for a state to receive federal funds to pay for any manufacturer's
drugs, the manufacturer must enter into an agreement with the HHS
Secretary to pay a rebate to every state on all of its covered outpatient
drugs paid for by Medicaid. See Compl. ¶ 24. The plaintiff
contends this program violates the SSA because it costs Maine nothing,
but requires drug companies to cover 15 to 18 percent of the cost of
covered prescription drugs. See Compl. ¶¶ 39-41, 45-46, 73. The
plaintiff claims this feature violates the statutory requirement that a
plan include some "payment under a state plan" of the cost of
"medical assistance." See 42 U.S.C. § 1396r-8, (a); Compl. ¶¶
4, 44-54. In addition, the plaintiff avers the defendants fail to
satisfy the requirement in 42 U.S.C. § 1396o, which provides that
states not charge Medicaid beneficiaries more than a "nominal"
co-payment. See Compl. ¶¶ 4, 44-54; Mem. of Law in Supp. of Pl.'s
Mot. for Summ. J. at 5, 26-28. The plaintiff argues that HMP
beneficiaries are paying more than 80 percent of the cost of each
prescription they fill. See id. Thus, the plaintiff concludes that such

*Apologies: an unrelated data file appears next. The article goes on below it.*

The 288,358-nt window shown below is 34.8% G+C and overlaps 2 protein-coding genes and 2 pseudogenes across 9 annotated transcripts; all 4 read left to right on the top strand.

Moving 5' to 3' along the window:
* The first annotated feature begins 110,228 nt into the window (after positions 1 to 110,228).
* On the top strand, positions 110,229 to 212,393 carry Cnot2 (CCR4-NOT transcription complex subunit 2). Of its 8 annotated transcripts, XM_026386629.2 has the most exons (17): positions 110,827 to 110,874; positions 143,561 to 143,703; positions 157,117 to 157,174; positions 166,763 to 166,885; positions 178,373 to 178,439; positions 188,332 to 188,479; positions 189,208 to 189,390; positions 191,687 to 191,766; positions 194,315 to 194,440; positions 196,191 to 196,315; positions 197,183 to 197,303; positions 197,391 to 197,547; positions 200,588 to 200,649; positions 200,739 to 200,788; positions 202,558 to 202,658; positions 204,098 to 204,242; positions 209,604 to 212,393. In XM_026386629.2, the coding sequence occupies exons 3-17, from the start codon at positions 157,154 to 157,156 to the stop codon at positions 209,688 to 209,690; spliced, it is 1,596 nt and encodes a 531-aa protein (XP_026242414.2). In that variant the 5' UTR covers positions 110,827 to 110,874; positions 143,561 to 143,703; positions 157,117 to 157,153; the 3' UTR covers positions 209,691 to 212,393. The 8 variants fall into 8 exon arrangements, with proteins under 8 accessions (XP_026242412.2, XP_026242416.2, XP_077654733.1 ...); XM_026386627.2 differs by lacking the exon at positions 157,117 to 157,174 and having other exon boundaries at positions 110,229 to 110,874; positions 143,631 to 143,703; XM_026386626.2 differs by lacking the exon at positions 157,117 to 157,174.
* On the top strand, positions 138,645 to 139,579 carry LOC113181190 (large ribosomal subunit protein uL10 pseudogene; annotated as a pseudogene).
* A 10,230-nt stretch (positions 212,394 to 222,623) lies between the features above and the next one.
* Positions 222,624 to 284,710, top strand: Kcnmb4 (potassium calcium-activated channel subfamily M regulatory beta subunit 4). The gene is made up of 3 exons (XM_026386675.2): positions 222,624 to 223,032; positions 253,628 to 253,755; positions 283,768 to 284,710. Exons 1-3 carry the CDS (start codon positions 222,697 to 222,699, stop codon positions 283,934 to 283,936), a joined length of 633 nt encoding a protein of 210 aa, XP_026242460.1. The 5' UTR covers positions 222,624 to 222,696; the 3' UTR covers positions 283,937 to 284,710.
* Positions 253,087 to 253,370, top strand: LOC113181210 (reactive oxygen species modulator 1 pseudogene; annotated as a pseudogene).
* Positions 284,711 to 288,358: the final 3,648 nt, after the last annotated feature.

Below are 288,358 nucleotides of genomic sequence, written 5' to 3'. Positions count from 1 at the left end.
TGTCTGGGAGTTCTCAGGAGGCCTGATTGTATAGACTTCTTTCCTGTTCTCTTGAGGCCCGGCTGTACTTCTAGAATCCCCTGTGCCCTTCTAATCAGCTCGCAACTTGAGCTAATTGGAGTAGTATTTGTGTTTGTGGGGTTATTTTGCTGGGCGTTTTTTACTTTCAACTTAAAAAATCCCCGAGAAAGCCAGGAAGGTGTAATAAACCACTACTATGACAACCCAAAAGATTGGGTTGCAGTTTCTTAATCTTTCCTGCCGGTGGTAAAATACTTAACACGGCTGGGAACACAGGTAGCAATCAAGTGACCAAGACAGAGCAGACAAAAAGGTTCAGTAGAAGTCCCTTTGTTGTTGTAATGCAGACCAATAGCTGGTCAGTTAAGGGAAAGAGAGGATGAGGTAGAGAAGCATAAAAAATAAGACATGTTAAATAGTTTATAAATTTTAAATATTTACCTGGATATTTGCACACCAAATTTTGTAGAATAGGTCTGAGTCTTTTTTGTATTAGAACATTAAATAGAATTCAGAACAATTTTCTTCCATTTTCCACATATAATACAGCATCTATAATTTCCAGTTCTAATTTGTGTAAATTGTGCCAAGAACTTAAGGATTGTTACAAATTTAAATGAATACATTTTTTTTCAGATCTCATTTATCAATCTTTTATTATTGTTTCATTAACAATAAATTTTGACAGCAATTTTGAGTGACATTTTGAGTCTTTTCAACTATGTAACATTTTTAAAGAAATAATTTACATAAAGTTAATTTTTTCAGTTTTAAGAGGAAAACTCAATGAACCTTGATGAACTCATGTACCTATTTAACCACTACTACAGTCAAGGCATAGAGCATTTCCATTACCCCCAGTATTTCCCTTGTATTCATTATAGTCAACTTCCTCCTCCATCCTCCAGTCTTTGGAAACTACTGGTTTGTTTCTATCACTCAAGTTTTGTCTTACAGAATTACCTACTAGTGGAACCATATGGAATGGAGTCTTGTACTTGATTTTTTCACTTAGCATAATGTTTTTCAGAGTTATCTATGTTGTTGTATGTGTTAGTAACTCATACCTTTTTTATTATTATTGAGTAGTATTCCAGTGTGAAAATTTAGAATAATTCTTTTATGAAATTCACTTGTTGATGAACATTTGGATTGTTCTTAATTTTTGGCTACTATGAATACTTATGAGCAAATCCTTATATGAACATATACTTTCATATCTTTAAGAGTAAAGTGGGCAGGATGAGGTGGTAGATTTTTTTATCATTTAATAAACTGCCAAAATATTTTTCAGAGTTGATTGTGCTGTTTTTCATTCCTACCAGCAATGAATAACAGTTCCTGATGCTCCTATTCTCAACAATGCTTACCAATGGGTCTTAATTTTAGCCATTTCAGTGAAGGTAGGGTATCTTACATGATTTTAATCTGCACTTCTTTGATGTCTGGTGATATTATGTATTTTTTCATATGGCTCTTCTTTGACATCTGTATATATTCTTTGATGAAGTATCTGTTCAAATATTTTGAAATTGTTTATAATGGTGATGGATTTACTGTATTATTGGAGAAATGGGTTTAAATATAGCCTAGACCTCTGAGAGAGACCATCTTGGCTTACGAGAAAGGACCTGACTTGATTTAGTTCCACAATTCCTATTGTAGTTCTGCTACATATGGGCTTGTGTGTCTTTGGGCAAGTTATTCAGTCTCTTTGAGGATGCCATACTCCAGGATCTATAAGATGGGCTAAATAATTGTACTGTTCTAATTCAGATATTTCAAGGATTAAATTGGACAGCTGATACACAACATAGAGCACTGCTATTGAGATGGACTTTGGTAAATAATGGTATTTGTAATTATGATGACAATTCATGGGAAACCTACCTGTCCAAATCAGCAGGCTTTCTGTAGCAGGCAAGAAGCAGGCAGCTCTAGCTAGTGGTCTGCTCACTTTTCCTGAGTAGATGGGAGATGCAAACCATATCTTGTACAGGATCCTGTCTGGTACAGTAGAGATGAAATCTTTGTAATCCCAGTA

copayments imposed by Maine clearly exceed the "nominal" limit set forth
in 42 U.S.C. § 1396o. See id.
To support these arguments, the plaintiff relies on a recent D.C.
Circuit decision that addresses a similar program instituted by the State
of Vermont. See Pharm. Research and Mfrs. of America v. Thompson
("PhRMA"), 251 F.3d 219 (D.C. Cir. 2001); Compl. ¶¶ 1, 5; Mem. of Law
in Supp. of Pl.'s Mot. for Summ. J. at 1-5, 8, 13-19, 21, 23-25, 28.
In PhRMA, the plaintiff states that the D.C. Circuit struck down a plan
"essentially identical" to the Maine HMP, known as the Vermont Pharmacy
Discount Program ("PDP"). See Compl. ¶¶ 1, 5. The D.C. Circuit held
that the purchases of drugs under the portion of the project designed to
be equal to the anticipated manufacturer rebate could not be deemed
purchases for which a "payment" was made by Vermont, as that term is
defined under 42 U.S.C. § 1396r-8(b)(1)(A) because "payments are